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Distribution & Monetization: 2 Areas Where HMTL5 May Overtake Native Apps

By Martin Schaeferle

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Many technologists predict that HTML5 will be the future of the Web since it allows developers to create Web-based apps that can run on any type of device via a standard browser. And it's hard to argue with that kind of promise. But the IT world is littered with countless examples of technologies whose hype never matched reality. All of this is why a recent report from Business Intelligence is so important - it provides a compelling, fact-based case for a future where HTML5 dominates. Programmers and job-seekers owe it to themselves to give it a read (and then promptly sign up for an HTML5 tutorial.)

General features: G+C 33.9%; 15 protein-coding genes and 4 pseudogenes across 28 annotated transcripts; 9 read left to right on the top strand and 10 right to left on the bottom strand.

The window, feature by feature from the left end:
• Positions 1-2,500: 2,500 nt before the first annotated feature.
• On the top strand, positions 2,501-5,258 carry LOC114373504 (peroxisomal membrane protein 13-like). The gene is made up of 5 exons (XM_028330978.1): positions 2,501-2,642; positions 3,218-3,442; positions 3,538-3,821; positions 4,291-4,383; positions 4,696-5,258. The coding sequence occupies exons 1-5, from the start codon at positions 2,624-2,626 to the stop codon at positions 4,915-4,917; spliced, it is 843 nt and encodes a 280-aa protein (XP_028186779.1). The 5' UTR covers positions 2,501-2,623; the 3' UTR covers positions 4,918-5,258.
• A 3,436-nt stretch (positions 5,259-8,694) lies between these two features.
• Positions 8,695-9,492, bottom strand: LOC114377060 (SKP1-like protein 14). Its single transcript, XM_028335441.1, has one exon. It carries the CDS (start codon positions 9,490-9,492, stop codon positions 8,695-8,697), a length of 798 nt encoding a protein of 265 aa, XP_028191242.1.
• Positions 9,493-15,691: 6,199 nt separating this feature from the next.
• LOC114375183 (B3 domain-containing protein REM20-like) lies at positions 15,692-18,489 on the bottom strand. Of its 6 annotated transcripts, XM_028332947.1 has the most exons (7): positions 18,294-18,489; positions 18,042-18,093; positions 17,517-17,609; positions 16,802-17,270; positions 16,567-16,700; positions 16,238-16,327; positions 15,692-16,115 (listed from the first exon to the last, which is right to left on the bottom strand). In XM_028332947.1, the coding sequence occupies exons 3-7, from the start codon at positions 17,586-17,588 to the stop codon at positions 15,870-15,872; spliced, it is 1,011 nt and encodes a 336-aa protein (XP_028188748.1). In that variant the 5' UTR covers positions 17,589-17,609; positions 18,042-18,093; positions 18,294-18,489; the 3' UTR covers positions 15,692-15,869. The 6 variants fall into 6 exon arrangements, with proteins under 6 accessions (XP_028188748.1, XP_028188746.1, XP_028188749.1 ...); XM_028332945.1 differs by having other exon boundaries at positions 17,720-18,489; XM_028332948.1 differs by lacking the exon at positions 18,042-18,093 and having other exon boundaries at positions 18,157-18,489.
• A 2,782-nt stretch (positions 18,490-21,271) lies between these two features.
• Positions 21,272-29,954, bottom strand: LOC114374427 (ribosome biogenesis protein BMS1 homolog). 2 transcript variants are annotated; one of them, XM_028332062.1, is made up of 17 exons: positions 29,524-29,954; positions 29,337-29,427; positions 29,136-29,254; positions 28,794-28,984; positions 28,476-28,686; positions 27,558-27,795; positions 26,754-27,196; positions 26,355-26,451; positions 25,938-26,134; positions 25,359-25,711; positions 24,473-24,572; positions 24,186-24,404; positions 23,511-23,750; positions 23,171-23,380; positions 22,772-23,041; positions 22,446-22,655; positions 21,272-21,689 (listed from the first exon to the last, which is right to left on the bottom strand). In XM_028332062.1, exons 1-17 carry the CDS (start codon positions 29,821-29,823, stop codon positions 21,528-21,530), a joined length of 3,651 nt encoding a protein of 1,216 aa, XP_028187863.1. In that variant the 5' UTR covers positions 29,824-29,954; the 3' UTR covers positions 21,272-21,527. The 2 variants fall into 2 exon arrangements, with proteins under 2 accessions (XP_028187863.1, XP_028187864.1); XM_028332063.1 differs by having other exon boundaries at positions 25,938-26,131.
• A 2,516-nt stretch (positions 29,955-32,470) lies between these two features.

The reports cites four areas where the HTML5 vs. native-apps challenge is particularly acute. Today we'll like to address the first two. First, distribution. HTML5 is distributed through the open Web, not via controlled app stores (think the Apple Store or Google Play.) In a future that's increasingly open, that's a huge advantage. Secondly, the concept of monetization. Native apps have one-click buying options directly built into them. Technologists, however, envision that HTML5 apps will generate traditional revenue producing.

If not handled properly, this aspect may backfire with users who generally do not like intrusive online advertising. But there's more - in our next installment we'll look at two additional areas where HTML5 is poised to make further inroads in Web development.



Martin Schaeferle

Martin Schaeferle has taught IT professionals nationwide to develop applications using Visual Basic, Microsoft SQL Server, ASP, and XML. He has been a featured speaker at Microsoft Tech-Ed and the Microsoft NCD Channel Summit, and he specializes in developing Visual Basic database applications, COM-based components, and ASP-based Web sites. In addition to writing and presenting technical training content, Martin is also LearnNowOnline's vice president of technology.


This blog entry was originally posted February 07, 2013 by Martin Schaeferle

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